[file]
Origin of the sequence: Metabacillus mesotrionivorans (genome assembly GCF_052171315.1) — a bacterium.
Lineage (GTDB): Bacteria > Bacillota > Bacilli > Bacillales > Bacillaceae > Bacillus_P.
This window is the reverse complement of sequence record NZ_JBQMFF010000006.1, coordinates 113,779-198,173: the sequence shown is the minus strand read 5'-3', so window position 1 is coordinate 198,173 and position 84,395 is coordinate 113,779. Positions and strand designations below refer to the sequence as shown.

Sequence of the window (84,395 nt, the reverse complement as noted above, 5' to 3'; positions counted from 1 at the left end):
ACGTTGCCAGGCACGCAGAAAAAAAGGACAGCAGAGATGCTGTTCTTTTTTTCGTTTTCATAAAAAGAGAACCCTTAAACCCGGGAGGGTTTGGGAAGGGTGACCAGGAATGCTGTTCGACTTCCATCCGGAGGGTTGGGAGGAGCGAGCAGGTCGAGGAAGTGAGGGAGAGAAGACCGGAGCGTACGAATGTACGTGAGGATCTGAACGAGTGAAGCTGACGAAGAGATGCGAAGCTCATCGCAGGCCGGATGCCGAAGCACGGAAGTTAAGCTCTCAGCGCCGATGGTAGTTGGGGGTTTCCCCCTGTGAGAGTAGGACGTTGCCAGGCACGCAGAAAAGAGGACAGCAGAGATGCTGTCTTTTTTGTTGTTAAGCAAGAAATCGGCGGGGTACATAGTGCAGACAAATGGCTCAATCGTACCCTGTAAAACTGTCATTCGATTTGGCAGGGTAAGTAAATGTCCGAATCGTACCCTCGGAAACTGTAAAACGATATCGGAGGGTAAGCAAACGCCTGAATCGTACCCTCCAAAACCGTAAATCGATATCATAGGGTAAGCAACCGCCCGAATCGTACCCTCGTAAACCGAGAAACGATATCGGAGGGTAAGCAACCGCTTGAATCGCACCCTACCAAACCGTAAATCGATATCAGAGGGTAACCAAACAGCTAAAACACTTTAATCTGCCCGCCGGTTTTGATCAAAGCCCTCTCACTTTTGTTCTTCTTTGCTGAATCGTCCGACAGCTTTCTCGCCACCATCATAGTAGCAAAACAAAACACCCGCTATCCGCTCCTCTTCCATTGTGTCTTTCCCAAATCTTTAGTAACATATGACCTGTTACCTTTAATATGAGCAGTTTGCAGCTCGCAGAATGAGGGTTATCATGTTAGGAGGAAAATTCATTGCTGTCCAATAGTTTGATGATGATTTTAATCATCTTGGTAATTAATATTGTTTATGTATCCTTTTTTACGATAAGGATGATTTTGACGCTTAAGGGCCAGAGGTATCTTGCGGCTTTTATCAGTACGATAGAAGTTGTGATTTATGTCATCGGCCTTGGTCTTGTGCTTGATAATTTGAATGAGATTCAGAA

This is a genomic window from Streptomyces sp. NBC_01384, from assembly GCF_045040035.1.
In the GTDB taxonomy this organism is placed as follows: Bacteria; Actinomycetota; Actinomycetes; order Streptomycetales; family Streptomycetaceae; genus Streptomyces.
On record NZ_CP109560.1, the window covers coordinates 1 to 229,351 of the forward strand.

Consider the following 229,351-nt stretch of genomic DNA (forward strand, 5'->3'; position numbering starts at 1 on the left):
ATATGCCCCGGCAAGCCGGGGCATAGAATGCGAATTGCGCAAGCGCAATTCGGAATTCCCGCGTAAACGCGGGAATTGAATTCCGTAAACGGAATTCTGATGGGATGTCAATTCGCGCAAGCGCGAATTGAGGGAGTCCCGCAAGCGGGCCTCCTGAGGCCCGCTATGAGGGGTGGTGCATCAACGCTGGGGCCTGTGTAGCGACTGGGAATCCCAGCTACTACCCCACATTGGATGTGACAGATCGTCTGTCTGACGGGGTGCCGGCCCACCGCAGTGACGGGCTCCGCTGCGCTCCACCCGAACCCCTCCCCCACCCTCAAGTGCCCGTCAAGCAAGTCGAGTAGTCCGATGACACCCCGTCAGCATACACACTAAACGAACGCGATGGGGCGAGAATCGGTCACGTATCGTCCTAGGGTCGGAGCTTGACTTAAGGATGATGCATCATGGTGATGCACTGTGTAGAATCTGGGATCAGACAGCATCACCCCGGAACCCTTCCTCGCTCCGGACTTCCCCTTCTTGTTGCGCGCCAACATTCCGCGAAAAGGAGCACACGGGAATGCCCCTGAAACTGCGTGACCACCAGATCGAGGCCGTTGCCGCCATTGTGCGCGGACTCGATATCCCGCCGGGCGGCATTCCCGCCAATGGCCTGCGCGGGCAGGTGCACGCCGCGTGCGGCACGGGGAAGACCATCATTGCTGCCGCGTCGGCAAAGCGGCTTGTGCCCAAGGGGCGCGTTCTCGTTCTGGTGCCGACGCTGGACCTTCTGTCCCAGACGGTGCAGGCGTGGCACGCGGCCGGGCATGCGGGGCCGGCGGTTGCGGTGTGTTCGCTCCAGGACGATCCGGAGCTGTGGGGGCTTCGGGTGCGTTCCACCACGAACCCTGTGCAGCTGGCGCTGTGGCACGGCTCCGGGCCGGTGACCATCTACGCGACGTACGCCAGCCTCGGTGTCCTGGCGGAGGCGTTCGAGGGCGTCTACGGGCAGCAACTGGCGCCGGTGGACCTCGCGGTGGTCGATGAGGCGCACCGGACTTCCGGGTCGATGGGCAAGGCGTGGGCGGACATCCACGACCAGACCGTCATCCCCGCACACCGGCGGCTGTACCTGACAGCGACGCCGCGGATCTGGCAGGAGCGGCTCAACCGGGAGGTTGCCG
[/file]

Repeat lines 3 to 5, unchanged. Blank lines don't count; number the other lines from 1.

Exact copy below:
This window is the reverse complement of sequence record NZ_JBQMFF010000006.1, coordinates 113,779-198,173: the sequence shown is the minus strand read 5'-3', so window position 1 is coordinate 198,173 and position 84,395 is coordinate 113,779. Positions and strand designations below refer to the sequence as shown.

Sequence of the window (84,395 nt, the reverse complement as noted above, 5' to 3'; positions counted from 1 at the left end):
ACGTTGCCAGGCACGCAGAAAAAAAGGACAGCAGAGATGCTGTTCTTTTTTTCGTTTTCATAAAAAGAGAACCCTTAAACCCGGGAGGGTTTGGGAAGGGTGACCAGGAATGCTGTTCGACTTCCATCCGGAGGGTTGGGAGGAGCGAGCAGGTCGAGGAAGTGAGGGAGAGAAGACCGGAGCGTACGAATGTACGTGAGGATCTGAACGAGTGAAGCTGACGAAGAGATGCGAAGCTCATCGCAGGCCGGATGCCGAAGCACGGAAGTTAAGCTCTCAGCGCCGATGGTAGTTGGGGGTTTCCCCCTGTGAGAGTAGGACGTTGCCAGGCACGCAGAAAAGAGGACAGCAGAGATGCTGTCTTTTTTGTTGTTAAGCAAGAAATCGGCGGGGTACATAGTGCAGACAAATGGCTCAATCGTACCCTGTAAAACTGTCATTCGATTTGGCAGGGTAAGTAAATGTCCGAATCGTACCCTCGGAAACTGTAAAACGATATCGGAGGGTAAGCAAACGCCTGAATCGTACCCTCCAAAACCGTAAATCGATATCATAGGGTAAGCAACCGCCCGAATCGTACCCTCGTAAACCGAGAAACGATATCGGAGGGTAAGCAACCGCTTGAATCGCACCCTACCAAACCGTAAATCGATATCAGAGGGTAACCAAACAGCTAAAACACTTTAATCTGCCCGCCGGTTTTGATCAAAGCCCTCTCACTTTTGTTCTTCTTTGCTGAATCGTCCGACAGCTTTCTCGCCACCATCATAGTAGCAAAACAAAACACCCGCTATCCGCTCCTCTTCCATTGTGTCTTTCCCAAATCTTTAGTAACATATGACCTGTTACCTTTAATATGAGCAGTTTGCAGCTCGCAGAATGAGGGTTATCATGTTAGGAGGAAAATTCATTGCTGTCCAATAGTTTGATGATGATTTTAATCATCTTGGTAATTAATATTGTTTATGTATCCTTTTTTACGATAAGGATGATTTTGACGCTTAAGGGCCAGAGGTATCTTGCGGCTTTTATCAGTACGATAGAAGTTGTGATTTATGTCATCGGCCTTGGTCTTGTGCTTGATAATTTGAATGAGATTCAGAA